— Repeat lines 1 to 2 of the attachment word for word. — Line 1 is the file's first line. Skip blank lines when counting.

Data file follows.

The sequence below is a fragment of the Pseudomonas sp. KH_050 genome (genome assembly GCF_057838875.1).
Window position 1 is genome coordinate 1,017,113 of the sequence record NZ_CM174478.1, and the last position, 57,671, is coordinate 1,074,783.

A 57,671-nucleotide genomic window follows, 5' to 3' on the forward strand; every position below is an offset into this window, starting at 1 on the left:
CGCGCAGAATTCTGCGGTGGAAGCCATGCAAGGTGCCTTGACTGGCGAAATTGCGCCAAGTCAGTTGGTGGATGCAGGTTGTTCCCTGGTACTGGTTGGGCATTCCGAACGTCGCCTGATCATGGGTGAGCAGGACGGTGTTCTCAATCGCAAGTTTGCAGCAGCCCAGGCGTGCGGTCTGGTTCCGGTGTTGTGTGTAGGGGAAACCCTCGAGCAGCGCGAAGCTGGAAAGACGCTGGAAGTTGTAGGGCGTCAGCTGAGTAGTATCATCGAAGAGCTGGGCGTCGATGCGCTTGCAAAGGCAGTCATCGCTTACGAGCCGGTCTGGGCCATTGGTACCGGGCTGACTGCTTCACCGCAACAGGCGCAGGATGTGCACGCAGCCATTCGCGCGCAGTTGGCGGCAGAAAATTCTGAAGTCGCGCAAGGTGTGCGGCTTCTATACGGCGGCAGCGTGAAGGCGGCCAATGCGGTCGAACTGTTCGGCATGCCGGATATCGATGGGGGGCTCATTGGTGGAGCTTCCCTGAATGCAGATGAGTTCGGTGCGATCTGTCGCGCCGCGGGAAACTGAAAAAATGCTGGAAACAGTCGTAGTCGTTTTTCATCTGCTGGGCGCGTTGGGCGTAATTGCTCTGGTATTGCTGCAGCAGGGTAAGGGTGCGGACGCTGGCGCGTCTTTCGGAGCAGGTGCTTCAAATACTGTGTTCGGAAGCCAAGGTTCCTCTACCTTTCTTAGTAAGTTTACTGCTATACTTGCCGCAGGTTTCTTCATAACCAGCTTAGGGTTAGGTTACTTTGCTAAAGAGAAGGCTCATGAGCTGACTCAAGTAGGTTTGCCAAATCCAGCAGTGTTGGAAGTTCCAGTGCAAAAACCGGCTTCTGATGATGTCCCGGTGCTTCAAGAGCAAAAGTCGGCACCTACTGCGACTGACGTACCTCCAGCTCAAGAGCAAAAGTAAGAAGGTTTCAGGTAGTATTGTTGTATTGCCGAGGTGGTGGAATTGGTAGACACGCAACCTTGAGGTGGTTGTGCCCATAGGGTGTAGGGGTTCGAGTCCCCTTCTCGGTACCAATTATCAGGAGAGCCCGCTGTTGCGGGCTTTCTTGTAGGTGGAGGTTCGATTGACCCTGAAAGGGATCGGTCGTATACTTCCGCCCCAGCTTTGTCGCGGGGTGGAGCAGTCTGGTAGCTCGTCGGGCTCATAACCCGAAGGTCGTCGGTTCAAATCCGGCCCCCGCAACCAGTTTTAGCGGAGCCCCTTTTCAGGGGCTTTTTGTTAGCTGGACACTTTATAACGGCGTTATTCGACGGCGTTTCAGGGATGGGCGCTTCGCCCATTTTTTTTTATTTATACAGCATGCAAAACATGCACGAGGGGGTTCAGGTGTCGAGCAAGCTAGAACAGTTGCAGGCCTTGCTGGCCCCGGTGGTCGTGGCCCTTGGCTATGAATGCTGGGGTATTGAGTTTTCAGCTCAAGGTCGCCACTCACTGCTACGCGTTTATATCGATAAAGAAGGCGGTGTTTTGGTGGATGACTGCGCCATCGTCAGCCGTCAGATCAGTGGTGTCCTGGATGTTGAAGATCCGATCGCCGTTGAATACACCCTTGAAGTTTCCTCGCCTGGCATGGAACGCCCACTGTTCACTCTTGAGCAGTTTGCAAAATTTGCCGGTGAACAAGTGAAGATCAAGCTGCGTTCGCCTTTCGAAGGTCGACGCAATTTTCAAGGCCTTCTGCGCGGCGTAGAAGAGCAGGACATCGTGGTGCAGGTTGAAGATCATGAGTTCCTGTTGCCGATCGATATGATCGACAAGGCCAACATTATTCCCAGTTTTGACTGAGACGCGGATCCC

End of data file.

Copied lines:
The sequence below is a fragment of the Pseudomonas sp. KH_050 genome (genome assembly GCF_057838875.1).
Window position 1 is genome coordinate 1,017,113 of the sequence record NZ_CM174478.1, and the last position, 57,671, is coordinate 1,074,783.